Lloyds Banking Group (LSE:LLOY) offers a generous dividend yield of 5.4%, earnings per share are 5p and the price-to-earnings ratio (P/E) is 10.8. It has a very appealing PEG factor of 0.4, as successful investors such as Warren Buffett, consider anything under 1 feasibly undervalued. Although these figures look great on paper, this does not mean the Lloyds share price is a good buy. Analysts have projected a 3% dip for the group in 2020, but this profit risk may be a conservative estimate.
Lloyds is trying its best to get noticed by younger generations, but I think its latest move could backfire if not handled carefully.
In a modern twist on advertising, the bank has created its own TV series through advertiser-funded programming. The Channel 4 personal finance series is called Save Well, Spend Better and is shown at the prime-time slot of 8pm on a Monday night. Members of the public meet in an informal setting to discuss their financial woes with a panel of advisors. It has an addictive format and I imagine it’s a show that many viewers will relate to. I think it could be popular for those seeking clear advice on how to get themselves out of financial difficulty and save their relationships.
How many of those viewers will then become customers of Lloyds is less calculable.
Brexit is still an overhanging concern for the group. If the Conservatives win the December 12 election then the current Brexit deal may go ahead on January 31. This does not bode well for the banking sector, but if a no-deal Brexit comes to pass, then further uncertainty and economic turmoil is sure to persevere.
Low interest rates have weighed heavily on the banking sector for some time now, but it doesn’t seem this will change soon. Interest rates may even be slashed further, which will reduce profitability chances.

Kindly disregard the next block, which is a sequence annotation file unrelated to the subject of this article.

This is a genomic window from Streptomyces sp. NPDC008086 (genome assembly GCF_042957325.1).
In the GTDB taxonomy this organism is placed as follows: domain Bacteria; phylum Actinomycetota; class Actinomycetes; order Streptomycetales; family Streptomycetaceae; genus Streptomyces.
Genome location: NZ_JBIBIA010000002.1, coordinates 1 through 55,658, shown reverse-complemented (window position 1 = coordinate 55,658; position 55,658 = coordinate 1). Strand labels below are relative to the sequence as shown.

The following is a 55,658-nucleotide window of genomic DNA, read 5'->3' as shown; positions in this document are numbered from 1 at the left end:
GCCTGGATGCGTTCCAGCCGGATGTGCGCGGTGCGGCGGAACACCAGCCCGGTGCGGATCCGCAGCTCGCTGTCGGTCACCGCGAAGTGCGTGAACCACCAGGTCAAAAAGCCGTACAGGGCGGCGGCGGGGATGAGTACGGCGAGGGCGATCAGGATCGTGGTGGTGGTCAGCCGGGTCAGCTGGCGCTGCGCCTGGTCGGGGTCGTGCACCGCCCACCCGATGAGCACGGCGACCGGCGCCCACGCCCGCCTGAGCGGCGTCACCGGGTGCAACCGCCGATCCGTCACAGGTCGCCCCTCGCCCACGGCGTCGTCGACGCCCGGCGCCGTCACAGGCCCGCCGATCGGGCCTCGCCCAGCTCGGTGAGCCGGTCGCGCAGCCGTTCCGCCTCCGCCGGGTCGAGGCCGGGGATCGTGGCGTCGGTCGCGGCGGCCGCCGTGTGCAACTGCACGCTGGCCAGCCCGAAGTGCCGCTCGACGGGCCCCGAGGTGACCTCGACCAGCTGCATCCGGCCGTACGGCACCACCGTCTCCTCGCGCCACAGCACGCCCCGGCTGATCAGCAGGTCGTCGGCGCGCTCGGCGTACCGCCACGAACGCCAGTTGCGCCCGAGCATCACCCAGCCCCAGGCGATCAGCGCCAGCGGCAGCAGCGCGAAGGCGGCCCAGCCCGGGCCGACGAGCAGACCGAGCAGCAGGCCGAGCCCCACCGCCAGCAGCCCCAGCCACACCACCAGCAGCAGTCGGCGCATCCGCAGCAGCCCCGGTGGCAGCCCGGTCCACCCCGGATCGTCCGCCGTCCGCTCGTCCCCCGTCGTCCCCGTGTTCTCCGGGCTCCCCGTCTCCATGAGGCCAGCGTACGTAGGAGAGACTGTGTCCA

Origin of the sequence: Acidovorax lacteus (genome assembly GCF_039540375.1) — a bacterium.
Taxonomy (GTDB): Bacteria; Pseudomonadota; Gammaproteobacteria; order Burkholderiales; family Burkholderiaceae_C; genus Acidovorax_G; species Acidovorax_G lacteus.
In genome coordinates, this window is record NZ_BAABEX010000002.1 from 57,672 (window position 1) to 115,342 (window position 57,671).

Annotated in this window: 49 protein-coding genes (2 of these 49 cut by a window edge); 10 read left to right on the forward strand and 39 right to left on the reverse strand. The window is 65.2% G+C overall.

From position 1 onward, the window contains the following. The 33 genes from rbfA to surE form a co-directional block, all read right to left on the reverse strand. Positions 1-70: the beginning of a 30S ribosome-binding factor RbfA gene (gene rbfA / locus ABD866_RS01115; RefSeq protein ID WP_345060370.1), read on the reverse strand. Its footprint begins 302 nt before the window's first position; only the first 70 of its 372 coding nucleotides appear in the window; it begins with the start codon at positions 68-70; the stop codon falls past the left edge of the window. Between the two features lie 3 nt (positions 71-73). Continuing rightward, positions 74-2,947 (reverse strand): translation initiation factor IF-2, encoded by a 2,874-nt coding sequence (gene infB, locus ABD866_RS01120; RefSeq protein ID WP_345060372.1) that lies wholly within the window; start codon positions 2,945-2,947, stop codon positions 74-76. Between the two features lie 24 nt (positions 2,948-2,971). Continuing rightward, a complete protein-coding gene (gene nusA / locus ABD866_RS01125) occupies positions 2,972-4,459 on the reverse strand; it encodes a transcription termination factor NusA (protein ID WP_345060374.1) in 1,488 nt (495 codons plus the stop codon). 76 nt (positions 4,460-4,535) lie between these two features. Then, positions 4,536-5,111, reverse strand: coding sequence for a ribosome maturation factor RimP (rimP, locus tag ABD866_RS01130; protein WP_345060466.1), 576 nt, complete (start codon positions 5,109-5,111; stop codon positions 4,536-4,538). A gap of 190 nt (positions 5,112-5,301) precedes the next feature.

Although Lloyds’ share price looks appealing and the fundamentals make it look cheap, I think this FTSE 100 share is too risky to buy.
Fast-moving consumer goods
An alternative FTSE 100 stock that has caught my eye is Unilever (LSE:ULVR).
Unilever is a household name and home to many branded food, home and personal care favourites including Comfort, Knorr and Surf.
Lower yielding than Lloyds, but a quality dividend payer nonetheless, Unilever offers a 3% dividend yield with 2.3 times cover. The P/E is a respectable 15 and earnings per share are almost £3. Its PEG factor is even more enticing than Lloyds at 0.2 and its third-quarter sales were 2.9% up on 2018.
Unilever is increasing its exposure to Asia, which should help to ensure continued growth. Fast-moving consumer goods face competition from supermarkets’ own-brand versions, but equally, consumers are loyal to the brands they love.
During economic downturns, consumer goods are relatively safe shares to be in as people will always require food and household essentials such as washing powder. If you are aiming to build a £1m ISA then I think Unilever should be included.
Of course, picking the right shares and the strategy to be successful in the stock market isn't easy. But you can get ahead of the herd by reading the Motley Fool's FREE guide, “10 Steps To Making A Million In The Market”.
The Motley Fool's experts show how a seven-figure-sum stock portfolio is within the reach of many ordinary investors in this straightforward step-by-step guide.
Kirsteen has no position in any of the shares mentioned. The Motley Fool UK owns shares of and has recommended Unilever. The Motley Fool UK has recommended Lloyds Banking Group. Views expressed on the companies mentioned in this article are those of the writer and therefore may differ from the official recommendations we make in our subscription services such as Share Advisor, Hidden Winners and Pro. Here at The Motley Fool we believe that considering a diverse range of insights makes us better investors.